Thanks for clarifying the situation that you mean. I would definitely call that kind of MPS tensor "block sparse" and not "block diagonal" because in general the non-zero blocks do not have to be on the diagonal, nor are the blocks themselves diagonal. Sorry to be so picky about it, but we have a separate block-diagonal storage type in ITensor which we use to store things like the singular values coming from an block-sparse SVD, so it's helpful to distinguish that case.
Also, in general it may not be that Q(a)+Q(s) = Q(b), but it could be. The more general relation is something like Q(a)+Q(s) - Q(b) = F where F is the "flux" of that MPS tensor which can be non-zero (though also note that the signs of this equation depend on which way the arrows of the tensor point).
Yes, the DMRG code in ITensor preserves the block-sparsity of all tensors input into it, in a symmetry-preserving MPS. That's correct. Not only DMRG, but actually all operations on block-sparse, QN-conserving ITensors (such as taking an SVD, etc.) preserve the block-sparsity.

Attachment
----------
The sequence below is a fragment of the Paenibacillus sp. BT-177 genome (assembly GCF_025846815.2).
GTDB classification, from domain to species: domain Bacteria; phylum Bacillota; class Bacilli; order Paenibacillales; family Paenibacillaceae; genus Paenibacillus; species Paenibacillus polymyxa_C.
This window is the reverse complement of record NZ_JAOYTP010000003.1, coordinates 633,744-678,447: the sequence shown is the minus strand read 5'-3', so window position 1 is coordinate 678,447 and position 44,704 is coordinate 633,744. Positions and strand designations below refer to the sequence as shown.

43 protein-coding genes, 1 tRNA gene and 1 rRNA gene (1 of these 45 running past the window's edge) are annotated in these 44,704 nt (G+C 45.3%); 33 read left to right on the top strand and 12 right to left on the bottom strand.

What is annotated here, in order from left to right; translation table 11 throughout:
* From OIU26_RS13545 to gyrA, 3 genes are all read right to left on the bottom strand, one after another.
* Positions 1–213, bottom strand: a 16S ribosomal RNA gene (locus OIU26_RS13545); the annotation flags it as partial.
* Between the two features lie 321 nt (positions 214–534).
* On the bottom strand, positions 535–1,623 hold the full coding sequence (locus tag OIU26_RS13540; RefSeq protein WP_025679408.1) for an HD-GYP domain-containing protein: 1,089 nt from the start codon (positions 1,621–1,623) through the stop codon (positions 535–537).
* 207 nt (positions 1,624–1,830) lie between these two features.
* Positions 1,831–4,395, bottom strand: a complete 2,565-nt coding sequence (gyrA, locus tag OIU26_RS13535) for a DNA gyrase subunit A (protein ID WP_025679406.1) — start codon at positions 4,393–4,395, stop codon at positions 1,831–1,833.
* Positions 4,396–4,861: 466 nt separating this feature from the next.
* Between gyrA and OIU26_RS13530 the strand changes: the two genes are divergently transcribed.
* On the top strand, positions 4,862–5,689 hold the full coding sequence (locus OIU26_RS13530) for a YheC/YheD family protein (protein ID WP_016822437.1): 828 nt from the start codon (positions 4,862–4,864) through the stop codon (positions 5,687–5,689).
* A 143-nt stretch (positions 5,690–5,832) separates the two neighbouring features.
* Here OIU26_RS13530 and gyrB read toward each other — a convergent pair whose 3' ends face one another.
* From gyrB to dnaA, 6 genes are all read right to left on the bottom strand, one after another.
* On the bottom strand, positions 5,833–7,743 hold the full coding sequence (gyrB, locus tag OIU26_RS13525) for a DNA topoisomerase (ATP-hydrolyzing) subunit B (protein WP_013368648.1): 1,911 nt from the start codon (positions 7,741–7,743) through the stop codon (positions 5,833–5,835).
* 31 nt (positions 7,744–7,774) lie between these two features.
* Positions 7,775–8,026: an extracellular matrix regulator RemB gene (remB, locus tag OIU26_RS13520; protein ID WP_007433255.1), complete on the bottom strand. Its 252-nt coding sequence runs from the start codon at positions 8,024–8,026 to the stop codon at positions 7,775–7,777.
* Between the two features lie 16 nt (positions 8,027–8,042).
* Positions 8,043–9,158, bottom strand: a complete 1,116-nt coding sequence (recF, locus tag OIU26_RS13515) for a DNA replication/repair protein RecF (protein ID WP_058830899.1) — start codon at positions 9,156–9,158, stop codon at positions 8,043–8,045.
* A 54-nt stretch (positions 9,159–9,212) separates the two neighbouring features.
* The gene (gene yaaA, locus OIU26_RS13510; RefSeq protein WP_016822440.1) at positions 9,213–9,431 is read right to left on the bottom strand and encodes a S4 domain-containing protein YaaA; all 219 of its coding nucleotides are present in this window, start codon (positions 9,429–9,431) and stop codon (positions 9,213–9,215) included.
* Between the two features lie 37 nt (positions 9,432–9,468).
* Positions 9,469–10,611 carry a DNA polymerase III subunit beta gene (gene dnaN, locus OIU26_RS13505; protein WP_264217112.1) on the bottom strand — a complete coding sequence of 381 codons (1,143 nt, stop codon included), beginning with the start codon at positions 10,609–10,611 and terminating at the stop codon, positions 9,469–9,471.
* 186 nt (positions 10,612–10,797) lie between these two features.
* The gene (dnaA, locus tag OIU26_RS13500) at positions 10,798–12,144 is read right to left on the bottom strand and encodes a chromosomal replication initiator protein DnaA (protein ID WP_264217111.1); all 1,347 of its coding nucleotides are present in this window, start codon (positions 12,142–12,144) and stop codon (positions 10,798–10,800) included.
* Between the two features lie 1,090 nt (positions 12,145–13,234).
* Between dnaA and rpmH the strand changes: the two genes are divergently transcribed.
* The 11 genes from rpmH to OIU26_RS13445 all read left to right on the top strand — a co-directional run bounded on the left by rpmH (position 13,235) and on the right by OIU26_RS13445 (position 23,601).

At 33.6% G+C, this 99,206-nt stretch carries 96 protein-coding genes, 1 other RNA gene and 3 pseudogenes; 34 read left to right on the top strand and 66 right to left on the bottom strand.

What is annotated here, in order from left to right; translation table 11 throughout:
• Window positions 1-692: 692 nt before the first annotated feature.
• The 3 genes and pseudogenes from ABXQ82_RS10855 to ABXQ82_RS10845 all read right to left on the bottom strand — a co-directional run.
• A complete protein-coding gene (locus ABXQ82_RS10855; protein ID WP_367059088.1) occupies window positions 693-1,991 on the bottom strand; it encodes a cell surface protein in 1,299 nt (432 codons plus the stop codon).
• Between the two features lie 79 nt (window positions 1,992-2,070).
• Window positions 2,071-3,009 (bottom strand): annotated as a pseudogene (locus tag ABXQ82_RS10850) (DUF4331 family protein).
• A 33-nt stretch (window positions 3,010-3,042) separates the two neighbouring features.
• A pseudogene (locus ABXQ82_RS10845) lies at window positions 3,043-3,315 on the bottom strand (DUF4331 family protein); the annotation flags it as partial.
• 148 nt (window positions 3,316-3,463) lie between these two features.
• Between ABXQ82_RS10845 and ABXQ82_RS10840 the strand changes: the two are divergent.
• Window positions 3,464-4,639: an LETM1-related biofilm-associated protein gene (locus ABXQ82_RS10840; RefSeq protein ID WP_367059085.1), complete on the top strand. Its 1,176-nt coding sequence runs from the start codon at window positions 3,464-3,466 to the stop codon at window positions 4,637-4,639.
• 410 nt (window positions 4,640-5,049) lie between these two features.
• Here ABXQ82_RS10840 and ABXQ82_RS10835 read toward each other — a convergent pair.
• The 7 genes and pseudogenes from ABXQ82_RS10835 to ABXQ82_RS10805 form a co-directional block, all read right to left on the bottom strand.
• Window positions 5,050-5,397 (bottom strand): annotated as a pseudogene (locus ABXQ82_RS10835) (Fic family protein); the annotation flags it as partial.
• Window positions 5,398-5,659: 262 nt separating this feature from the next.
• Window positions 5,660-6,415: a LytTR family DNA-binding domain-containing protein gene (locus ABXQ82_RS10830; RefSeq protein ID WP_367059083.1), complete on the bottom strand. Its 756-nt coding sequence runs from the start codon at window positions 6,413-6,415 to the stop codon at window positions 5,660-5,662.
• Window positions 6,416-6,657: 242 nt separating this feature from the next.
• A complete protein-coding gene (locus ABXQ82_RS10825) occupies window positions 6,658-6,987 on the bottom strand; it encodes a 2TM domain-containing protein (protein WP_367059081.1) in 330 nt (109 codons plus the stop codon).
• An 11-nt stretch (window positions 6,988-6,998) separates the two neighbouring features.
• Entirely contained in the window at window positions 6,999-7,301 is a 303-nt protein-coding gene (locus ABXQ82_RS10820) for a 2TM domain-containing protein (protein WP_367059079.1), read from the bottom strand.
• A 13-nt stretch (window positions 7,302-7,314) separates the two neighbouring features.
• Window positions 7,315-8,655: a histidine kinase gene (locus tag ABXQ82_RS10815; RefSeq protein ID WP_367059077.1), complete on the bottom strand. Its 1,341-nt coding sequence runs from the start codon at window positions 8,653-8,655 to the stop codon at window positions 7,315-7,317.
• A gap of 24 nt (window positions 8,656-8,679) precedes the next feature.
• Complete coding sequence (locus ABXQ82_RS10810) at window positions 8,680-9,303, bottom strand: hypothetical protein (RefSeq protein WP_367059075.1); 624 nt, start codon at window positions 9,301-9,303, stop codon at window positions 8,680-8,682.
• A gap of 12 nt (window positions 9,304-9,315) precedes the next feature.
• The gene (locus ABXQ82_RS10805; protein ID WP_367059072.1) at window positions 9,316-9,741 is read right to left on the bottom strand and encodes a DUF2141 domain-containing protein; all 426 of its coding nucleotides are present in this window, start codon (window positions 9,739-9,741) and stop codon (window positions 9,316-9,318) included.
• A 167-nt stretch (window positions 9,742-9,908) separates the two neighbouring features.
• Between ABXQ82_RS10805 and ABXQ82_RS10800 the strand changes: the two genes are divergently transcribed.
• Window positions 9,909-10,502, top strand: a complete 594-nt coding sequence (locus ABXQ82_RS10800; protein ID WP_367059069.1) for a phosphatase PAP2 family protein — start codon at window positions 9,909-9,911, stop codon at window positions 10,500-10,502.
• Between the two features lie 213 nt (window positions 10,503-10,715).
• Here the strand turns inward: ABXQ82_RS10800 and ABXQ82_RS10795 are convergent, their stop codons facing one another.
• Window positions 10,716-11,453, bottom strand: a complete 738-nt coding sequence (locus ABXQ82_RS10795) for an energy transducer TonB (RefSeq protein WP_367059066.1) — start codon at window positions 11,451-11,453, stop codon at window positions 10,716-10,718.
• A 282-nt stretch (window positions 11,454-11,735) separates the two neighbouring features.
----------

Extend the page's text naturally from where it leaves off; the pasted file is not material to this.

Regarding properties of eigenstates of symmetric Hamiltonians, any eigenstate with a unique energy (non-degenerate) will have a well-defined quantum number (i.e. be in a well-defined symmetry sector / or transform under a particular representation of the symmetry group). The exception is when eigenstates are degenerate, and then only certain linear combinations of them will have a well-defined symmetry. But that's ok, because you can just find these linear combinations, so there's still no danger of missing an eigenstate as long as you look in every symmetry sector.